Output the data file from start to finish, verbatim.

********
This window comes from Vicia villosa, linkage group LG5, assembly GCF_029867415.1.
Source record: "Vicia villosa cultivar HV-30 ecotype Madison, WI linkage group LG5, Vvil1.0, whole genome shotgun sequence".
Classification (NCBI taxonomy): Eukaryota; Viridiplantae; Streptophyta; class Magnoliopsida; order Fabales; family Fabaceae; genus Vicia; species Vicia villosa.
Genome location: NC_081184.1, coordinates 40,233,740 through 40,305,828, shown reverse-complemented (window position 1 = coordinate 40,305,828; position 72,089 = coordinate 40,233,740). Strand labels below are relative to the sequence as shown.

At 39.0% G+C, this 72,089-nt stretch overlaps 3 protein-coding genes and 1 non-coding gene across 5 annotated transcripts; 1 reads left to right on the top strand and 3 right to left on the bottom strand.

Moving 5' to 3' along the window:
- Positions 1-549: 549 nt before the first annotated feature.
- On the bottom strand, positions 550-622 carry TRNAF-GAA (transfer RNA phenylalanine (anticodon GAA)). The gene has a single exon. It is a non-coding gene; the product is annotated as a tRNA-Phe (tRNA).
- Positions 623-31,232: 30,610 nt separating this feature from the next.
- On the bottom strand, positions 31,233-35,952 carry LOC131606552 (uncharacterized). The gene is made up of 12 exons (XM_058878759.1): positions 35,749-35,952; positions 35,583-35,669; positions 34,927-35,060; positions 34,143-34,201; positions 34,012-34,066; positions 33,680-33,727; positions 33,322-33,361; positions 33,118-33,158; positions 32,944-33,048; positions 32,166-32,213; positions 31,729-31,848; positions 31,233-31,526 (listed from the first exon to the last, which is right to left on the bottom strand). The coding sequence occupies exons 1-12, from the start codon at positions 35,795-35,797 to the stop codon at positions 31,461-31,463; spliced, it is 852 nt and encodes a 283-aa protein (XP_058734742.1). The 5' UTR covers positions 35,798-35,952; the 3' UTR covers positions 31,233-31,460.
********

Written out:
This window comes from Vicia villosa, linkage group LG5, assembly GCF_029867415.1.
Source record: "Vicia villosa cultivar HV-30 ecotype Madison, WI linkage group LG5, Vvil1.0, whole genome shotgun sequence".
Classification (NCBI taxonomy): Eukaryota; Viridiplantae; Streptophyta; class Magnoliopsida; order Fabales; family Fabaceae; genus Vicia; species Vicia villosa.
Genome location: NC_081184.1, coordinates 40,233,740 through 40,305,828, shown reverse-complemented (window position 1 = coordinate 40,305,828; position 72,089 = coordinate 40,233,740). Strand labels below are relative to the sequence as shown.

At 39.0% G+C, this 72,089-nt stretch overlaps 3 protein-coding genes and 1 non-coding gene across 5 annotated transcripts; 1 reads left to right on the top strand and 3 right to left on the bottom strand.

Moving 5' to 3' along the window:
- Positions 1-549: 549 nt before the first annotated feature.
- On the bottom strand, positions 550-622 carry TRNAF-GAA (transfer RNA phenylalanine (anticodon GAA)). The gene has a single exon. It is a non-coding gene; the product is annotated as a tRNA-Phe (tRNA).
- Positions 623-31,232: 30,610 nt separating this feature from the next.
- On the bottom strand, positions 31,233-35,952 carry LOC131606552 (uncharacterized). The gene is made up of 12 exons (XM_058878759.1): positions 35,749-35,952; positions 35,583-35,669; positions 34,927-35,060; positions 34,143-34,201; positions 34,012-34,066; positions 33,680-33,727; positions 33,322-33,361; positions 33,118-33,158; positions 32,944-33,048; positions 32,166-32,213; positions 31,729-31,848; positions 31,233-31,526 (listed from the first exon to the last, which is right to left on the bottom strand). The coding sequence occupies exons 1-12, from the start codon at positions 35,795-35,797 to the stop codon at positions 31,461-31,463; spliced, it is 852 nt and encodes a 283-aa protein (XP_058734742.1). The 5' UTR covers positions 35,798-35,952; the 3' UTR covers positions 31,233-31,460.